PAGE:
Diabetes – What is Diabetes?
Diabetes is a serious illness that affects millions of people each year. It happens when your body doesn’t produce enough insulin, or it’s not able to use the insulin it does produce effectively.
Exercise, diet and medication can help to prevent or delay the progression of the disease. It is also essential to be aware of the symptoms so you can tell what’s wrong and seek treatment.
What is diabetes?
Diabetes is a chronic (long-lasting) disease that affects the way your body turns food into energy. It occurs when the pancreas doesn’t produce enough insulin, or fails to use it as well as it should.
Insulin is the hormone that aids your body absorb and use glucose, also referred to as sugar. Type 2 diabetics don’t produce enough insulin or their bodies aren’t able to use it correctly.
The blood sugar levels rise with time in both forms of diabetes. This can lead to problems with the eyes, feet, and kidneys. It can also harm the blood vessels in your heart as well as the brain.
Type 1 diabetes
Type 1 diabetes is an autoimmune condition in which your body’s immune system attacks and destroys insulin-producing cells inside the pancreas. The destruction can take place over several months or even years until it leads to the complete absence of insulin.
Insulin is needed by people with type 1 diabetes all day. They also need to monitor their blood sugar levels and adjust their insulin, food and levels of exercise to maintain their blood sugar within an acceptable range.
Type 2 diabetes
If you have type 2 diabetes your body may not make insulin as it should. Insulin is a hormone that assists your cells take blood sugar (glucose) out of your blood and into your cells where it can be used for energy.
Type 2 diabetes sufferers must treat their condition by eating a balanced diet and exercise. They may also need to take medication to manage their blood sugar levels.
Women with diabetes are afflicted with symptoms
Diabetes is a chronic condition that affects all races and ethnicities as well as ages and genders. However, women are at a higher risk than males.
Women with diabetes have a higher likelihood of developing complications than men, such as heart disease (the most commonly reported diabetes complication) and loss of vision.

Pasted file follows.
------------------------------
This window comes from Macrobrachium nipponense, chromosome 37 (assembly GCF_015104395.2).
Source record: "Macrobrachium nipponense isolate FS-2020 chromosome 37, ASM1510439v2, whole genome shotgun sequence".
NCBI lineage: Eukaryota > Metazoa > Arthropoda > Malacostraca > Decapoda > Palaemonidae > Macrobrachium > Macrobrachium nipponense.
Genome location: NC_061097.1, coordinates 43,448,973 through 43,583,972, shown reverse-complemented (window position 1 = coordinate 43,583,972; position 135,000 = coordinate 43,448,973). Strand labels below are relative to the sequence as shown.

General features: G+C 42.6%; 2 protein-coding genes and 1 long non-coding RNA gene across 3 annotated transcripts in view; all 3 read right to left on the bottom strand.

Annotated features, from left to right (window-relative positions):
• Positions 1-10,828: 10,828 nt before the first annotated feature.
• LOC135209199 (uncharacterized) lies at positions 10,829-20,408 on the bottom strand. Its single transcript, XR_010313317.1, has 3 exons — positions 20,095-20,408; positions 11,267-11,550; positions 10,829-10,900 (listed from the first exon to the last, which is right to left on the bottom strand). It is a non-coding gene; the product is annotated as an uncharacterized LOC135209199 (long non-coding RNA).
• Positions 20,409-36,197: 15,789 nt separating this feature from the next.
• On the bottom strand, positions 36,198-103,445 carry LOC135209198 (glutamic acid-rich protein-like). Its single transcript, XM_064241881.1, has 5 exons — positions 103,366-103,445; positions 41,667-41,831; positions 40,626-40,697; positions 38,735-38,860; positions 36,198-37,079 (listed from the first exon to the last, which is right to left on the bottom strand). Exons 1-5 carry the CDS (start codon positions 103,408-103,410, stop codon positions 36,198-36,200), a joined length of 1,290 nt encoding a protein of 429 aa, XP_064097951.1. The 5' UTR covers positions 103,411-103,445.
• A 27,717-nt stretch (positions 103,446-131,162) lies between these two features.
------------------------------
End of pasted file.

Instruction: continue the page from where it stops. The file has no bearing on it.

One of the first signs of women suffering from diabetes is a higher thirst and increased urinary frequency, also known as polydipsia. This is because diabetes causes excessive sugar to accumulate in the bloodstream and your kidneys don’t have the capacity to get rid of it effectively.
Men with symptoms of diabetes
Diabetes is a condition that occurs when cells are unable use glucose (blood sugar) as energy source. This is typically because the pancreas stops producing enough insulin.
This can result in high blood glucose levels. Your body will then try to lower these levels by flushing out the excess glucose from your bloodstream via urine.
Diabetes patients are often thirsty and require to drink a lot of fluids.
Men may also lose weight as their bodies utilize muscle for energy rather than fat. This is because their blood sugar levels remain high for long periods.
A healthy diet with a low-carbohydrate diet can be an essential part of managing the condition. It can help manage blood sugar levels and weight, as well as reduce risk factors for heart disease.
You should include whole food items in your diet, including fruits, vegetables and whole grains. Also, low-fat dairy products as well as legumes, beans and beans are good choices. It should be free of saturated (unhealthy) fat and added sugars.
You may also want to limit the amount of sweetened drinks with sugar you consume. These drinks are usually high in sugar which can cause blood sugar levels to rise.
Your doctor might recommend diabetes medications to keep your blood glucose (blood sugar) levels in the normal range. These drugs are often paired with lifestyle changes, like exercise and diet to help manage diabetes.
If your blood sugar levels aren’t controlled by one medicine, a second medicine might be added. Your doctor will work with you to choose the most appropriate medicine for your needs and preferences.
Newer medications like glucagon-like receptor agonists for peptide-1 as well as sodium-glucose cotransporter-2 inhibitors reduce blood sugar, have kidney and cardiovascular benefits, and reduce the risk of complications. They are also useful for weight loss and are available in tablets and injections.